We live in a world of contracts. Only a few are written, rest others are unwritten. Unwritten contracts could be oral or behavioral. Verbal promise is an oral contract, whereas getting on a bus/metro is a behavioral contract (by getting on a bus, you inherently agree to pay the fare for the distance you travel). If you carefully study the types of contracts that you abide by everyday, you will be surprised on how many behavioral contracts (also called psychological contracts) you follow in a single day.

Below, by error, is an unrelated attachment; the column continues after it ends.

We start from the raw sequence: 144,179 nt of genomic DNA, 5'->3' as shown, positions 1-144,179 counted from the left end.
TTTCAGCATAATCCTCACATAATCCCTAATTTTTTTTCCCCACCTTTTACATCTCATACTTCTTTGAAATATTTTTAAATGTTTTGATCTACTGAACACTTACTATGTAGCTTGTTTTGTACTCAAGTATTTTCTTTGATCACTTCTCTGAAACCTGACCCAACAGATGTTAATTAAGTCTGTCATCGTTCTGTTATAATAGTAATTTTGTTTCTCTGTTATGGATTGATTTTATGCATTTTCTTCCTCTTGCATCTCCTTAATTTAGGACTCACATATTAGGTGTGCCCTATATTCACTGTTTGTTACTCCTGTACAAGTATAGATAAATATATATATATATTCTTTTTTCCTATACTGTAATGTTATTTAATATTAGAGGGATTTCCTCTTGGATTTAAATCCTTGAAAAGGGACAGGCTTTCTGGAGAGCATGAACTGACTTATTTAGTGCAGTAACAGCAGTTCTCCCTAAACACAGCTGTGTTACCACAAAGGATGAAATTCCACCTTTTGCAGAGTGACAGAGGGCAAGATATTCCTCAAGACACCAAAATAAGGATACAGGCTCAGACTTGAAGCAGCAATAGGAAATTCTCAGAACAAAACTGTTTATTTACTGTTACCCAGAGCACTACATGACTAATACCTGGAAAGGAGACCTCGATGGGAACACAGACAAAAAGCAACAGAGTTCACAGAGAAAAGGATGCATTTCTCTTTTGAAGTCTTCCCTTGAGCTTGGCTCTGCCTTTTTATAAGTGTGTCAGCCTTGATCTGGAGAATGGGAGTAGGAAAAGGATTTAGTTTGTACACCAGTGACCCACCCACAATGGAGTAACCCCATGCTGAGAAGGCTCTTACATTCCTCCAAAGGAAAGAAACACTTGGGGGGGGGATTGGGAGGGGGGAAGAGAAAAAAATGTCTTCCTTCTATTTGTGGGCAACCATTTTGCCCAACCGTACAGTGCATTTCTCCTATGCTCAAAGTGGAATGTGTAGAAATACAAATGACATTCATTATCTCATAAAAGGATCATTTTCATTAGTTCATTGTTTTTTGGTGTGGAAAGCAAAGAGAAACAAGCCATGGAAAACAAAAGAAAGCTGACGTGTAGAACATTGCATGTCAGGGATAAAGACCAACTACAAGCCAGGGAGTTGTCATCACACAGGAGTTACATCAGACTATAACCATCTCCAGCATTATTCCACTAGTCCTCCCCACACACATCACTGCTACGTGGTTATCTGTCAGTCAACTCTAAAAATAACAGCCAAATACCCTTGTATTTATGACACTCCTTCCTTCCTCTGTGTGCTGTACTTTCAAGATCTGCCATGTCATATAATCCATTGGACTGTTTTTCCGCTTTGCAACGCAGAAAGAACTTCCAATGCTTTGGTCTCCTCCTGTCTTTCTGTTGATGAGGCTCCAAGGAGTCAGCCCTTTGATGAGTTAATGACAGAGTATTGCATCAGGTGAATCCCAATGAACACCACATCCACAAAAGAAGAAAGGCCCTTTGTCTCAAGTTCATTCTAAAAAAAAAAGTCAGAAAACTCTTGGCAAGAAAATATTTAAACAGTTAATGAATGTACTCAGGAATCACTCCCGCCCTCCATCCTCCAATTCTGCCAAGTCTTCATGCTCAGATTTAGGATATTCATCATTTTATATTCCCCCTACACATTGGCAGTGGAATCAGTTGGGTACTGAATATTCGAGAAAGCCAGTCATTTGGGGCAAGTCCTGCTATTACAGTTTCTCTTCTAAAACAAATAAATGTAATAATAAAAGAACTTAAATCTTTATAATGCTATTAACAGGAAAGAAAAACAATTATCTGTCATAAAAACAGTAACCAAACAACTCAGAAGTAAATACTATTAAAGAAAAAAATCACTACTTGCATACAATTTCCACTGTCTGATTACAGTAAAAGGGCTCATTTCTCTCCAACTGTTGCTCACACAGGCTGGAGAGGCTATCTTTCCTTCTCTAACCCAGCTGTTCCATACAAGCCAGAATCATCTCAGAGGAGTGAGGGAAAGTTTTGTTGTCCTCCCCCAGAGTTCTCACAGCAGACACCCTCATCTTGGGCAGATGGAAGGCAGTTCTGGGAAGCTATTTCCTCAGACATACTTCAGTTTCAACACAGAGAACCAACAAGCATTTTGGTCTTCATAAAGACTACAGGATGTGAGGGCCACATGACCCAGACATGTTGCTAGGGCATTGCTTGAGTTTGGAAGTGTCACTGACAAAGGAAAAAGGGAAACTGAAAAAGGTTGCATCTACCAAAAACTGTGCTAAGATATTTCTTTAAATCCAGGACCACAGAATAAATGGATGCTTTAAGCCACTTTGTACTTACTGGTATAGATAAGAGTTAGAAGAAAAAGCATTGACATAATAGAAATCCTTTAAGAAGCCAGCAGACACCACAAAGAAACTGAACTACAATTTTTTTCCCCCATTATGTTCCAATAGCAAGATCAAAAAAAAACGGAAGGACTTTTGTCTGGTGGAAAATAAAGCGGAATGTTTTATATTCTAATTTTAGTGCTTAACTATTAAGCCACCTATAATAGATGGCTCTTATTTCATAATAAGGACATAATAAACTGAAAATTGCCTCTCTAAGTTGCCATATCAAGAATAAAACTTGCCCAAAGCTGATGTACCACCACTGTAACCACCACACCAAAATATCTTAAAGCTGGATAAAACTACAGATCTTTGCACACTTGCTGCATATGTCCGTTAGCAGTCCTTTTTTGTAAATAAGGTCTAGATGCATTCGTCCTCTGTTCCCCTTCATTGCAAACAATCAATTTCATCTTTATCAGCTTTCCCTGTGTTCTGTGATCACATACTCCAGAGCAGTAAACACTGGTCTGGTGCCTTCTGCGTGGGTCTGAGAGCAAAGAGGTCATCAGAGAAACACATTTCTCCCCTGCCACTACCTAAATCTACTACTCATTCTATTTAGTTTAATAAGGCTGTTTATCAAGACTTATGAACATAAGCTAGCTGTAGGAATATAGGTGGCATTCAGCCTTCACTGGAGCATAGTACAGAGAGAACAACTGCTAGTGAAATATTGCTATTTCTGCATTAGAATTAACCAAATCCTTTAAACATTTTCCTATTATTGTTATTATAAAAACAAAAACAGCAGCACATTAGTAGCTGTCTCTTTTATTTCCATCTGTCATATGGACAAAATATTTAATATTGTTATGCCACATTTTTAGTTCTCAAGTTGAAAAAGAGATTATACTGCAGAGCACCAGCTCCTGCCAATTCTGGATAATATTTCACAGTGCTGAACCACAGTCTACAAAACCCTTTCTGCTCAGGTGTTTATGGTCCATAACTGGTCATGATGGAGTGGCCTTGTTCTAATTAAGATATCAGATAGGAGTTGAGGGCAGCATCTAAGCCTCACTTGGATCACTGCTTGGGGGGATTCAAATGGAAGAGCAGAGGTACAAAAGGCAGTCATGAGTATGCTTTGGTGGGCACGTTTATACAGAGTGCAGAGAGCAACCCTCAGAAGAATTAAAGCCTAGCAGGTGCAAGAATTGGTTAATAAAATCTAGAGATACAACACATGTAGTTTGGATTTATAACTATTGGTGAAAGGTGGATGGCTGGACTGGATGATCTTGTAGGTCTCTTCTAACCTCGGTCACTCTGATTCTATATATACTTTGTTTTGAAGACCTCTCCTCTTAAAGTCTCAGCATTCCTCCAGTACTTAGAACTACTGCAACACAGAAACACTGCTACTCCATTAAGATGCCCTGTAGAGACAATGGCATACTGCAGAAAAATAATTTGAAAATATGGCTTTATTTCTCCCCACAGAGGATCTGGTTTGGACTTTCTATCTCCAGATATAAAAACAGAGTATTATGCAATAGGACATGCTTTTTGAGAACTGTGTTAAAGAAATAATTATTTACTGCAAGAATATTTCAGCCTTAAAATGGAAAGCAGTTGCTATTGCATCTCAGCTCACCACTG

Since business contracts are mostly formal and written, we count them to be more significant than other types of contracts. Another reason could be the visibility of written contracts in front of our eyes in the form of “written pages”. On the other hand, since psychological contracts are greatly influenced by culture, customs, and day-to-day practices, we perceive psychological contracts not in written pages, but in a “space” in our mind. Consequently, we often unconsciously execute psychological contracts based on whatever exists in our “contract space” as we perceive them to exist.
(to be continued. . .)